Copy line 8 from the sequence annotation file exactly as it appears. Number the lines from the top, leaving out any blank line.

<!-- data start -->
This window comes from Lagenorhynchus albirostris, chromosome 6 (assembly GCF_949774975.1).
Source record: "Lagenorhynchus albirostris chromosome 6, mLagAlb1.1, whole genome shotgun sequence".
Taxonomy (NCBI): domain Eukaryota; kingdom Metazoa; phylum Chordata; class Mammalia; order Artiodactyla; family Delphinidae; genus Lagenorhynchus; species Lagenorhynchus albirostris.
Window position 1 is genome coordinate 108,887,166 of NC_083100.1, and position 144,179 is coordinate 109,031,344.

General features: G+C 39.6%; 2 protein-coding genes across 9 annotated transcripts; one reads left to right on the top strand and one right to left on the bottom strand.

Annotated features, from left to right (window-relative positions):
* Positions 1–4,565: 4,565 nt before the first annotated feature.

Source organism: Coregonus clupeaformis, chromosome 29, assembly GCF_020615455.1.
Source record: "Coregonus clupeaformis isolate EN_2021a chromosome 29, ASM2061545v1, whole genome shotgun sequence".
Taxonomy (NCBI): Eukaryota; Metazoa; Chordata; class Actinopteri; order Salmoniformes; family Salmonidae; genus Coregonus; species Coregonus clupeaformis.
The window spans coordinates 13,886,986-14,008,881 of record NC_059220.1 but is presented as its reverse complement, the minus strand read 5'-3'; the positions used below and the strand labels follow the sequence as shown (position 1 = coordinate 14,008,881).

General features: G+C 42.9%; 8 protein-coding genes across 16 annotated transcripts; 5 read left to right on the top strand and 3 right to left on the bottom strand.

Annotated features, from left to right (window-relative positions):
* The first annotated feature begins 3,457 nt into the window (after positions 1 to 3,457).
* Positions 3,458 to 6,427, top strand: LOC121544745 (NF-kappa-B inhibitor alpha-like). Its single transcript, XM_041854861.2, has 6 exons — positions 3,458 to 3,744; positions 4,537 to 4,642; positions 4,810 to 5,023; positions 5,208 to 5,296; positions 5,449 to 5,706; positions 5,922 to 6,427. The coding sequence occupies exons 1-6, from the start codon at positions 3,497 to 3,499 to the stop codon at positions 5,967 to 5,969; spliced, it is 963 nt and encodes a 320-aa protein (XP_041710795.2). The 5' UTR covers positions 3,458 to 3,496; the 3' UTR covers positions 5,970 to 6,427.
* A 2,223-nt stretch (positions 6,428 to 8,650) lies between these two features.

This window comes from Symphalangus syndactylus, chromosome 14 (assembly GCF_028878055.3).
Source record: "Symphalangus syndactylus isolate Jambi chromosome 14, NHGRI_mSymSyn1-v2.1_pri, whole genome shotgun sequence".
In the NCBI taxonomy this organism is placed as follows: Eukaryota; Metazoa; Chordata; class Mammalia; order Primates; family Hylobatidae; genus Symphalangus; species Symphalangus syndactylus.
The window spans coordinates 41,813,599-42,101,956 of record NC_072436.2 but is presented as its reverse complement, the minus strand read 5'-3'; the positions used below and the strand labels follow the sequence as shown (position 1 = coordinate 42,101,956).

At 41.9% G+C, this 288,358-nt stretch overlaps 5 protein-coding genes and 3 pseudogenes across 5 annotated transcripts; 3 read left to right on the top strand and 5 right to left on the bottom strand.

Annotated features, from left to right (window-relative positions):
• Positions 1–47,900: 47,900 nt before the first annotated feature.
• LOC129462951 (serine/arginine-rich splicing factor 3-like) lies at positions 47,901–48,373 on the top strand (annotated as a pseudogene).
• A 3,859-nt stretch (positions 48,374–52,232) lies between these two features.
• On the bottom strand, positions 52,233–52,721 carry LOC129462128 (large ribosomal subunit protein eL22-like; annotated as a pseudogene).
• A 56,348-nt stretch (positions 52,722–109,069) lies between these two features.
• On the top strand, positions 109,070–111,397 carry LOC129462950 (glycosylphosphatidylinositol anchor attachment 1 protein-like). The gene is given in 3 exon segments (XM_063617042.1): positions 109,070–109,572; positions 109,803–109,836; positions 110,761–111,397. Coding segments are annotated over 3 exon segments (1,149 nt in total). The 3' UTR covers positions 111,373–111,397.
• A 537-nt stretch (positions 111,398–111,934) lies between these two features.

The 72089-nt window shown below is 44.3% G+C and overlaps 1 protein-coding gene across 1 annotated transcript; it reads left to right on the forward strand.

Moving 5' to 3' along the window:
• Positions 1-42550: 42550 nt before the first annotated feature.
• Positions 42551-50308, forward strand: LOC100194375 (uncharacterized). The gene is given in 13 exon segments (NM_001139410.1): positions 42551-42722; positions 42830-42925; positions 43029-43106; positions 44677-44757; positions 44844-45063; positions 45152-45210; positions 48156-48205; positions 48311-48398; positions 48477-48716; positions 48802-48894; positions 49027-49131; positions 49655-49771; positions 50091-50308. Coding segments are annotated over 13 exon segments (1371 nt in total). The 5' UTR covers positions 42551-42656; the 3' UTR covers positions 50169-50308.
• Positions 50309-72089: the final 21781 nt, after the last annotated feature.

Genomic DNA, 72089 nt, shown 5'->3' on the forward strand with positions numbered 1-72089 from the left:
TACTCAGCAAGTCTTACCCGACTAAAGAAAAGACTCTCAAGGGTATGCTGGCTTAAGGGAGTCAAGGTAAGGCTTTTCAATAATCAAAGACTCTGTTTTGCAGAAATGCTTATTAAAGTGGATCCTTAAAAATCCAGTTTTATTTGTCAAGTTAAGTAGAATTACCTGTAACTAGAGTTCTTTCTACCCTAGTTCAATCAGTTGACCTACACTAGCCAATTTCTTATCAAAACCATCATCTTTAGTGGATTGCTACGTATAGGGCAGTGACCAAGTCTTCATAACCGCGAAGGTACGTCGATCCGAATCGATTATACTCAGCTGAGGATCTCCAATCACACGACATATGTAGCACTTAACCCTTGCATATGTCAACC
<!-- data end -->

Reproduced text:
Source organism: Coregonus clupeaformis, chromosome 29, assembly GCF_020615455.1.